Right-handed pitching prospect Cody Bolton, who has solely worked as a starter, will start 2021 in the bullpen. What could his future with the Pittsburgh Pirates look like?
Entering the 2021 season Pittsburgh Pirates right-handed pitching prospect Cody Bolton ranked among their top 12 prospects by both FanGraphs (#12) and MLB Pipeline (#10). Since being drafted in the 6th round of the 2017 draft, Bolton has solely pitched out of the rotation. All 39 of his appearances and 171.2 innings in the minor leagues have come as a starting pitcher.
However, starting 2021, the Pittsburgh Piratess will experiment with Bolton out of the bullpen at Double-A. The last time we saw Bolton pitch was in 2019. He started the year at High-A Bradenton where he had an outstanding 1.61 ERA, 1.96 FIP and 0.85 WHIP through 61.2 innings of work.
At High-A Bolton had a solid ground ball rate of 46.7%, which led to an outstanding 0.15 HR/9 rate. Bolton also struck out nearly 30% of all the batters he faced (28.9%) while keeping walk below 7% (5.9%). This led to him getting promoted to Double-A where he struggled heavily.
He only tossed 40 innings but had a 5.85 ERA, 4.67 FIP and 1.32 WHIP. Home runs became an issue for Bolton. His HR/9 skyrocketed to 1.4. Meanwhile, both his walk rate and strikeout rate went in the wrong direction. Bolton walked 9.6% of all the batters he faced while having a sub-20% strikeout rate (19.8%).
Now granted, Bolton had two injury list stints. The first lasted just a week from June 4th to June 11th. However, the second injury led to him missing nearly a month’s worth of time. He was placed on the IL on August 17th but wasn’t activated until September 11th.
Bolton isn’t a hard thrower, but still averages out in the 92-95 MPH range and tops out at 97 MPH. Though he makes up for that, averaging 2450 RPM of spin. His slider is another solid pitch that he’s improved over time. It averaged about 2600 RPM. He also has a two-seam version of his fastball and a changeup. None of his offerings are considered bad either.
FanGraphs projects his fastball and changeup as 50-grade offerings and his slider a 60-grade pitch. Meanwhile, MLB Pipeline has his fastball as a 60-grade offering, his slider at 55, and his change at 50. Bolton is also a pretty big kid. He stands in at 6’3″, 230 pounds. That’s pretty comparable to former Pirate pitcher Joe Musgrove, who weighed in at 6’5″, 230 pounds.
Now the Pittsburgh Pirates are likely going to have to move some of their top starting pitching prospects to the bullpen at some point. When you look throughout their system, one thing they don’t lack is pitching talent. 2019 first-round picks Quinn Priester and Brennan Malone are ranked as the team’s two best starters.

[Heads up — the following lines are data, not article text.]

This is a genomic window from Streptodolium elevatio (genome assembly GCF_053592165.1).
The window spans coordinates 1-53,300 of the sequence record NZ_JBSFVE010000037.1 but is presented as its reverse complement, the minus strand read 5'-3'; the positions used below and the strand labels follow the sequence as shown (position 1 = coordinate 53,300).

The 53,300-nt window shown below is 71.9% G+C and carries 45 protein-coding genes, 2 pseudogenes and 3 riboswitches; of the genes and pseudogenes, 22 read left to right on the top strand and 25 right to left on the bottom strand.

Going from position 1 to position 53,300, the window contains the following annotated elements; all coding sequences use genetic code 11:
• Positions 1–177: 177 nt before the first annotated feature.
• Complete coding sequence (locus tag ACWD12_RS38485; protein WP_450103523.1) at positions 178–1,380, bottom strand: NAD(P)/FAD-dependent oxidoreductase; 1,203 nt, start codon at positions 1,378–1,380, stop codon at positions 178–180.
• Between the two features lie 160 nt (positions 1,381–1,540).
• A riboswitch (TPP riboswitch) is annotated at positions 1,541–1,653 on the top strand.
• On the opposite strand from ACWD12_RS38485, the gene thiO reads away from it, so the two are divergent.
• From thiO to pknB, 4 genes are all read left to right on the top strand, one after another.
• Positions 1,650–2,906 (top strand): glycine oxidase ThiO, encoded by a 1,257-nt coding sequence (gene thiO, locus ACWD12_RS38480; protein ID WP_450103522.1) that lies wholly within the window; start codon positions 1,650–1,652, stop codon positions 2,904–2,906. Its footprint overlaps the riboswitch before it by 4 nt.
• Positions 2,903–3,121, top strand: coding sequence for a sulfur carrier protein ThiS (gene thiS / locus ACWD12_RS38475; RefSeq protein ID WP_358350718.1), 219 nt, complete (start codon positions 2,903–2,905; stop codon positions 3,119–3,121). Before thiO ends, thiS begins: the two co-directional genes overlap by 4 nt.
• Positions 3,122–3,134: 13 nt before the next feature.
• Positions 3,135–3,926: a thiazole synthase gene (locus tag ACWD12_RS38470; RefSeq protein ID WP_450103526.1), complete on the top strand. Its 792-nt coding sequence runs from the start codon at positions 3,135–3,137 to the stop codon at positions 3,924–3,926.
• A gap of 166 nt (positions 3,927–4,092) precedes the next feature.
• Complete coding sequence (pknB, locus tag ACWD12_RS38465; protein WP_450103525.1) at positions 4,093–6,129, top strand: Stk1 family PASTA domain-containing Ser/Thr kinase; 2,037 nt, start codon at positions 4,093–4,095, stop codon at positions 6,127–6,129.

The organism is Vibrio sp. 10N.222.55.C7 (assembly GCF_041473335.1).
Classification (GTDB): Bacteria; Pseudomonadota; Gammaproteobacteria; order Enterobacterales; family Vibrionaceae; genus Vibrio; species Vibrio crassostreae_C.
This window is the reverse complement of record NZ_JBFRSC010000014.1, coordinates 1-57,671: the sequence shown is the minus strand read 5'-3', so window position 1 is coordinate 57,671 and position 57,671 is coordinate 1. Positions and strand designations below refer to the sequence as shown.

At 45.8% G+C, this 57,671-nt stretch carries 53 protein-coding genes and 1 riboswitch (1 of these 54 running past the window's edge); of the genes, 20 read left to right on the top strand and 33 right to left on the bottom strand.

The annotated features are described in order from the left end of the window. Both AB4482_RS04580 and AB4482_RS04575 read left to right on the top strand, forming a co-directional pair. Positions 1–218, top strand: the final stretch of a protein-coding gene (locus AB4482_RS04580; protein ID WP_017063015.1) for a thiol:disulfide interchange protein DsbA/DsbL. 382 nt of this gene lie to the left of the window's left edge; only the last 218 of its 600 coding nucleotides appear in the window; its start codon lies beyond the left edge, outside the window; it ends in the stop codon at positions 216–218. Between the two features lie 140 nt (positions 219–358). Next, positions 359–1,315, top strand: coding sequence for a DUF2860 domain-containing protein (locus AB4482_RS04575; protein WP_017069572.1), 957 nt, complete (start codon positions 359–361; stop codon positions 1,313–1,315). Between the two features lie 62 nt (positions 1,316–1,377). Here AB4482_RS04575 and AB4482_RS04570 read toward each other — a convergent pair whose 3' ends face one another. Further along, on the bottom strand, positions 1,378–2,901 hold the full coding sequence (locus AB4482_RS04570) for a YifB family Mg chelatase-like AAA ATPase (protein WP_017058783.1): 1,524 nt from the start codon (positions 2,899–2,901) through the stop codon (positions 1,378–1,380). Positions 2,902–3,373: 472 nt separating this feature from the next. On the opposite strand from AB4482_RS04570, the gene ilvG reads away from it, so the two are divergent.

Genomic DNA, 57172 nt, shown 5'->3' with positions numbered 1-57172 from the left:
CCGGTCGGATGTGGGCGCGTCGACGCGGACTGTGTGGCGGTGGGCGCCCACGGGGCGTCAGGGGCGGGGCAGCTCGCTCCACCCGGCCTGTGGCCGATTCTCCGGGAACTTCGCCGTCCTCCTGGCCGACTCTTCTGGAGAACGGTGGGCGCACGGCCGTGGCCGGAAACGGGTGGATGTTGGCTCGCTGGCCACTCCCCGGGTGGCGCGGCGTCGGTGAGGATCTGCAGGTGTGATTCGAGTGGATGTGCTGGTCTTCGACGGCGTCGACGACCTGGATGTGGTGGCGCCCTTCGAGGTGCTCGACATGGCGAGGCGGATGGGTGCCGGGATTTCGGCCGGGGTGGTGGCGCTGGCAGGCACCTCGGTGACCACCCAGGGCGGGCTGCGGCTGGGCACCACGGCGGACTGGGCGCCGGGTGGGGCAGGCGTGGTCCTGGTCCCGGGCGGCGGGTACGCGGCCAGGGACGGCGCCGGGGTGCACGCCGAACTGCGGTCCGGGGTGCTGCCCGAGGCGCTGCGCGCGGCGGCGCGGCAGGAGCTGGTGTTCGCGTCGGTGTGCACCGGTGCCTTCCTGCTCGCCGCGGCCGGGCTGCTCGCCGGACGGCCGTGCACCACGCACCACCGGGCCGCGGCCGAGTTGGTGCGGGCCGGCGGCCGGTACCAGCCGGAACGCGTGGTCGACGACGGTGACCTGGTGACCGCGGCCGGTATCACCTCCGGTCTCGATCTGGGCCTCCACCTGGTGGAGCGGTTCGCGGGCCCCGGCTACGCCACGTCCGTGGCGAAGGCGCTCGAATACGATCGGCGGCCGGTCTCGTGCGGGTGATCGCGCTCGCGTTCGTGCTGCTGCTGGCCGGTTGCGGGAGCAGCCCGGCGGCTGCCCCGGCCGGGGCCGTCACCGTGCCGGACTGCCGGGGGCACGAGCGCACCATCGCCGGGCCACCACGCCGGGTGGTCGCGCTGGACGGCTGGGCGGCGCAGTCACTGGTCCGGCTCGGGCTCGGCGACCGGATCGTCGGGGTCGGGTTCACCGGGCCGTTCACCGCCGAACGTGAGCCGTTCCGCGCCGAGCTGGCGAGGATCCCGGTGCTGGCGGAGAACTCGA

Then there’s flame thrower Tahnaj Thomas. Among the 11 prospects the Pittsburgh Pirates received in the Jameson Taillon, Josh Bell and Joe Musgrove deals, 8 of them were pitchers. Miguel Yajure is ranked the highest among all of them, who was part of the Taillon deal and has an extremely high floor. Eddy Yean is a very high ceiling prospect and the headliner of the Josh Bell trade. Don’t forget they also got back another starting pitching prospect, Wil Crowe, in the Bell trade. Roansy Contreras, another part of the Taillon trade, is Altoona’s ace and being tabbed with their Opening Day start. Drake Fellows and Omar Cruz are two other pitchers the team got in the Musgrove trade.
The Pittsburgh Pirates have a ton of young talent they got from last year’s draft. All but one of their draft picks, that being Nick Gonzales, was a pitcher. Nick Garcia, Jared Jones and Carmen Mlodzinski are ranked among the Pirates’ best pitching prospects. Plus, 5th round pick Logan Hofmann ended his college career with 28 straight scoreless innings.
Let’s not forget some of the more under-the-radar names like Austin Roberts, Steven Jennings, Santiago Florez, Michael Burrows or Po-Yu Chen. They also all have the potential to be contributors in the Majors in the next few seasons.
On the Major League roster, JT Brubaker is looking like a potential long-term rotation arm. Mitch Keller is a former top 20 prospect who’s shown flashes of brilliance throughout his short major league career so far but has yet to do it consistently. However, he’s still fairly young.
The Pirates could add a whole bunch more pitching talent this upcoming draft, especially if they use their #1 pick on Vanderbilt ace Jack Leiter. Even if they don’t use the #1 overall selection on Leiter, there’s still a lot of notable pitching talent in the 2021 draft.
There’s no such thing as too much pitching talent. Bolton may not stay in the bullpen permanently, but it’s worth at least getting him some experience there. However, given the amount of talent throughout the farm system, it’s a good idea to at least get him familiar with the idea of being a bullpen arm.
Bullpens are becoming less and less specialized throughout baseball. While there still are guys who pitch in the 9th inning more often than not, and set-up men who pitch the 7th or 8th innings, how they operate are much different than 10-15 years ago.
Bolton’s future may be more of a super utility like role. He’ll see some starts here and there but is still reliable for high-leverage situations out of the bullpen. At the very least, even if he doesn’t see time out of the pen in the major leagues, he’ll at least have some experience operating in such a role so he isn’t thrown into the fire after getting to the Majors.